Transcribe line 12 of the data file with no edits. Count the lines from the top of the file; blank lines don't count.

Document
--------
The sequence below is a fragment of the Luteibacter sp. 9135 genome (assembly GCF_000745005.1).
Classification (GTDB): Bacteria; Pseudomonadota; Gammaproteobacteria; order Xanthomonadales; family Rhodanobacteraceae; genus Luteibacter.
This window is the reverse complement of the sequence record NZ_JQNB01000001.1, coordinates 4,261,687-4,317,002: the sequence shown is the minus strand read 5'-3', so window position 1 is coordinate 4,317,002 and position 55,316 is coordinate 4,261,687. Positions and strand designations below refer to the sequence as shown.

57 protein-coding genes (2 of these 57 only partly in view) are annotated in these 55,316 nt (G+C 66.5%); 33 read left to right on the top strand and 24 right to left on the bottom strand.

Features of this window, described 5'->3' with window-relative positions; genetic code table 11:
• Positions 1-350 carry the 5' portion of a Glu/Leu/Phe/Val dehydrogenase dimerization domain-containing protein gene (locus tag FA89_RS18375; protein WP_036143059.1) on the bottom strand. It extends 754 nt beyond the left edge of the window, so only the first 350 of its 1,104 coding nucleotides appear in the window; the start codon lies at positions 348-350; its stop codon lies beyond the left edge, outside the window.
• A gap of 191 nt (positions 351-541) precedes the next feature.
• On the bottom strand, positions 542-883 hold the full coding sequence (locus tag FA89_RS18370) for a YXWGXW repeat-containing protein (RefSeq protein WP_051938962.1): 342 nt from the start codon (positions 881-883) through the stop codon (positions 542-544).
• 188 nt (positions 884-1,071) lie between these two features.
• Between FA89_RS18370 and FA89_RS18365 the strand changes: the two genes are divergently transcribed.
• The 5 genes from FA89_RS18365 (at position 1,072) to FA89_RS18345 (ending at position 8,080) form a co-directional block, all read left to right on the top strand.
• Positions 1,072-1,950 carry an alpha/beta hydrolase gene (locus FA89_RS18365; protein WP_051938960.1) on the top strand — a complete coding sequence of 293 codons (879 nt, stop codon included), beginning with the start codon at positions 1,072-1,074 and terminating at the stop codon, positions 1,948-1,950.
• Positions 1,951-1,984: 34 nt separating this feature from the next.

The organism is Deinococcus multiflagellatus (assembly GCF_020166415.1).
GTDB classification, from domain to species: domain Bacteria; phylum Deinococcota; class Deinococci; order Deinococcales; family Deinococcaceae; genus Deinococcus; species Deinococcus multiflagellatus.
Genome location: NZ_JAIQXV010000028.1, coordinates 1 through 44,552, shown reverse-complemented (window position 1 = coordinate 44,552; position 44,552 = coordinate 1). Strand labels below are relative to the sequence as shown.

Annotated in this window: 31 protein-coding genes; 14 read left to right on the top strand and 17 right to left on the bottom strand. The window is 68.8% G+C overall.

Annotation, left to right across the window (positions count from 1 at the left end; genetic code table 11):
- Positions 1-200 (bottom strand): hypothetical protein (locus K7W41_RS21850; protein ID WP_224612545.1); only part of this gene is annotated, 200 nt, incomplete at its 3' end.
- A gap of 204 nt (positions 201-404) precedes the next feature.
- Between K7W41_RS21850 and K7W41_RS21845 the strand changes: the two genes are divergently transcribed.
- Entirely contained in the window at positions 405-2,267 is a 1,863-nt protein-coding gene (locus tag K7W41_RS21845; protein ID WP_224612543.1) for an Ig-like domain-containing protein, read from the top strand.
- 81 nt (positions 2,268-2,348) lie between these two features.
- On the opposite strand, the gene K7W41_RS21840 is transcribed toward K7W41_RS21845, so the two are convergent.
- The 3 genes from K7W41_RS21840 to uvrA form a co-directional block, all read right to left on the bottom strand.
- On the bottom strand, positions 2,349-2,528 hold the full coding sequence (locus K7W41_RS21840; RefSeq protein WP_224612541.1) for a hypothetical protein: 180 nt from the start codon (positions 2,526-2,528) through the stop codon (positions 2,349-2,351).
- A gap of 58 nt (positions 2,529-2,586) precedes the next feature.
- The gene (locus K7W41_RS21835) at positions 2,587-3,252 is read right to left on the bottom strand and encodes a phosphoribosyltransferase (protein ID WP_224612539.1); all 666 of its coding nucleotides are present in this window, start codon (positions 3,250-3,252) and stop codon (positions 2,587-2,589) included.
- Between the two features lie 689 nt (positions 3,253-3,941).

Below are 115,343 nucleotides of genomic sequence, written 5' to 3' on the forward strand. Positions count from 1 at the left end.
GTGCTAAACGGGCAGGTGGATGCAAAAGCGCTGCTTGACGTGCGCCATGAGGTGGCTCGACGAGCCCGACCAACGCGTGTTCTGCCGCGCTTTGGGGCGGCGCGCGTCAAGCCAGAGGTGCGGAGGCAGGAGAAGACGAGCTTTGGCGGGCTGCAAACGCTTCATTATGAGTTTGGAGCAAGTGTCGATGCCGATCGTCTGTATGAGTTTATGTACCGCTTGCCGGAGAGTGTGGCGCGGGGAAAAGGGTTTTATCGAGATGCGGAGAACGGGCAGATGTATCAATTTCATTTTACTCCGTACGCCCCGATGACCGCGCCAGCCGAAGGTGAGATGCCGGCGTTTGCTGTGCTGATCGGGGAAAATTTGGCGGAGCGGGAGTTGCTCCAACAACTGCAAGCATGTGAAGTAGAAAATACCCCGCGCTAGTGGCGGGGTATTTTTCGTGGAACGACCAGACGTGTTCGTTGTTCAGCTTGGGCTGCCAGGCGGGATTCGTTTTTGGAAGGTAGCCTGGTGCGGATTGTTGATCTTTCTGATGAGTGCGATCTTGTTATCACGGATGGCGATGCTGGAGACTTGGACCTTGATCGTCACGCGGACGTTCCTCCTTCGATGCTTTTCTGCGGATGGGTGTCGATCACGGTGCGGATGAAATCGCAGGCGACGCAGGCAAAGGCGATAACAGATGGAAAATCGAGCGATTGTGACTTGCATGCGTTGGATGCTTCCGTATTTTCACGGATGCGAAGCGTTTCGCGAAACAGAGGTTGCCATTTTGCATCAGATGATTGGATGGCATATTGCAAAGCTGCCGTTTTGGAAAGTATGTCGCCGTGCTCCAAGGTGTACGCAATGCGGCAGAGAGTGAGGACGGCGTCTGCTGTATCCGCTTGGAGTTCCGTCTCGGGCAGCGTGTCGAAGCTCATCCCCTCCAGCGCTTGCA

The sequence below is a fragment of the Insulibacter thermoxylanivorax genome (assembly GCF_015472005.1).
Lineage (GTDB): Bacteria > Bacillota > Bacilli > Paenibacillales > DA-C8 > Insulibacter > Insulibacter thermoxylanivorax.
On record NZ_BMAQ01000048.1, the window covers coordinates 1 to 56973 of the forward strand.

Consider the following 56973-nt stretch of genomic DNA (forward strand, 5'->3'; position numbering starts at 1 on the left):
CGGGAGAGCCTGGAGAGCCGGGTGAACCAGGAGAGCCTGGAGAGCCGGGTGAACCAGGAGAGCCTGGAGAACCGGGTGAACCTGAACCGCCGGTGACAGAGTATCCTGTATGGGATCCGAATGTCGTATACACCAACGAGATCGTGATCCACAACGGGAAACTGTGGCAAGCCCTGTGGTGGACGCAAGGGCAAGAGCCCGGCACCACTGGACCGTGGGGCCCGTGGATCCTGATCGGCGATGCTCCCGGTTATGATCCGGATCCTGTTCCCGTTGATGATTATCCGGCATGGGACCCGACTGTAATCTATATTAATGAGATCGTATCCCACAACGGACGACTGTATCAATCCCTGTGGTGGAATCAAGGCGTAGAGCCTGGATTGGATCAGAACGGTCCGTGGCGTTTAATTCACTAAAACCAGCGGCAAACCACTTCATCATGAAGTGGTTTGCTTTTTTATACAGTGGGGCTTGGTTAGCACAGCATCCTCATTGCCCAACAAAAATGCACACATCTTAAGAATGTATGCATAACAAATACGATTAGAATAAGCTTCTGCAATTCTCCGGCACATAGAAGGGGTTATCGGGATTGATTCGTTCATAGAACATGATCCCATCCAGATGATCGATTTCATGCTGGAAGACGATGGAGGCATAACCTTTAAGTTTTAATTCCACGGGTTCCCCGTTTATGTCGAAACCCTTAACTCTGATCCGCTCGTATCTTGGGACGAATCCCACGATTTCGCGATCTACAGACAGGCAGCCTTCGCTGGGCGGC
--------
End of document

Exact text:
• Positions 1,072-1,950 carry an alpha/beta hydrolase gene (locus FA89_RS18365; protein WP_051938960.1) on the top strand — a complete coding sequence of 293 codons (879 nt, stop codon included), beginning with the start codon at positions 1,072-1,074 and terminating at the stop codon, positions 1,948-1,950.